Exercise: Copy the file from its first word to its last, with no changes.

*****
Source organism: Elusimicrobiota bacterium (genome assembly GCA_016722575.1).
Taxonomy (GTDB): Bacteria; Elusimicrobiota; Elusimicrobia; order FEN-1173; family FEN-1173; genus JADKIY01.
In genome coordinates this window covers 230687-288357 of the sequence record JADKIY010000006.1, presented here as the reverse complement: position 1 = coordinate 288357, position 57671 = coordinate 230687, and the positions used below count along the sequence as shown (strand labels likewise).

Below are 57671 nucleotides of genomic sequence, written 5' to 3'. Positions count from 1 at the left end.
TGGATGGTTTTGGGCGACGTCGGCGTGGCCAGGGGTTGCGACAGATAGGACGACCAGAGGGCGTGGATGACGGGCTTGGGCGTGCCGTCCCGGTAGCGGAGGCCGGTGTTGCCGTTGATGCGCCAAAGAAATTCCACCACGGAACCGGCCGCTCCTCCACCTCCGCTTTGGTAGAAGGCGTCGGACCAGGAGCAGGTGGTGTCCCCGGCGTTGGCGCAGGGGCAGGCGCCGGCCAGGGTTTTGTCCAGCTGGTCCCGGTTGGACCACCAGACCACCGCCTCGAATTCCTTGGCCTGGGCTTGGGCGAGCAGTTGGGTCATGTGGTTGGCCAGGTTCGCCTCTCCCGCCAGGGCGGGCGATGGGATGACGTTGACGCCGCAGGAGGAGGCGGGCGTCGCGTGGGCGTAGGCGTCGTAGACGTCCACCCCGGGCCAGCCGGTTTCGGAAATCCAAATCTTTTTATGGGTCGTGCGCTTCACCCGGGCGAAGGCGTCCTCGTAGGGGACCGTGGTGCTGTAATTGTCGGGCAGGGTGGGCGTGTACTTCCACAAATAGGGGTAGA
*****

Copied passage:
Source organism: Elusimicrobiota bacterium (genome assembly GCA_016722575.1).
Taxonomy (GTDB): Bacteria; Elusimicrobiota; Elusimicrobia; order FEN-1173; family FEN-1173; genus JADKIY01.
In genome coordinates this window covers 230687-288357 of the sequence record JADKIY010000006.1, presented here as the reverse complement: position 1 = coordinate 288357, position 57671 = coordinate 230687, and the positions used below count along the sequence as shown (strand labels likewise).

Below are 57671 nucleotides of genomic sequence, written 5' to 3'. Positions count from 1 at the left end.
TGGATGGTTTTGGGCGACGTCGGCGTGGCCAGGGGTTGCGACAGATAGGACGACCAGAGGGCGTGGATGACGGGCTTGGGCGTGCCGTCCCGGTAGCGGAGGCCGGTGTTGCCGTTGATGCGCCAAAGAAATTCCACCACGGAACCGGCCGCTCCTCCACCTCCGCTTTGGTAGAAGGCGTCGGACCAGGAGCAGGTGGTGTCCCCGGCGTTGGCGCAGGGGCAGGCGCCGGCCAGGGTTTTGTCCAGCTGGTCCCGGTTGGACCACCAGACCACCGCCTCGAATTCCTTGGCCTGGGCTTGGGCGAGCAGTTGGGTCATGTGGTTGGCCAGGTTCGCCTCTCCCGCCAGGGCGGGCGATGGGATGACGTTGACGCCGCAGGAGGAGGCGGGCGTCGCGTGGGCGTAGGCGTCGTAGACGTCCACCCCGGGCCAGCCGGTTTCGGAAATCCAAATCTTTTTATGGGTCGTGCGCTTCACCCGGGCGAAGGCGTCCTCGTAGGGGACCGTGGTGCTGTAATTGTCGGGCAGGGTGGGCGTGTACTTCCACAAATAGGGGTAGA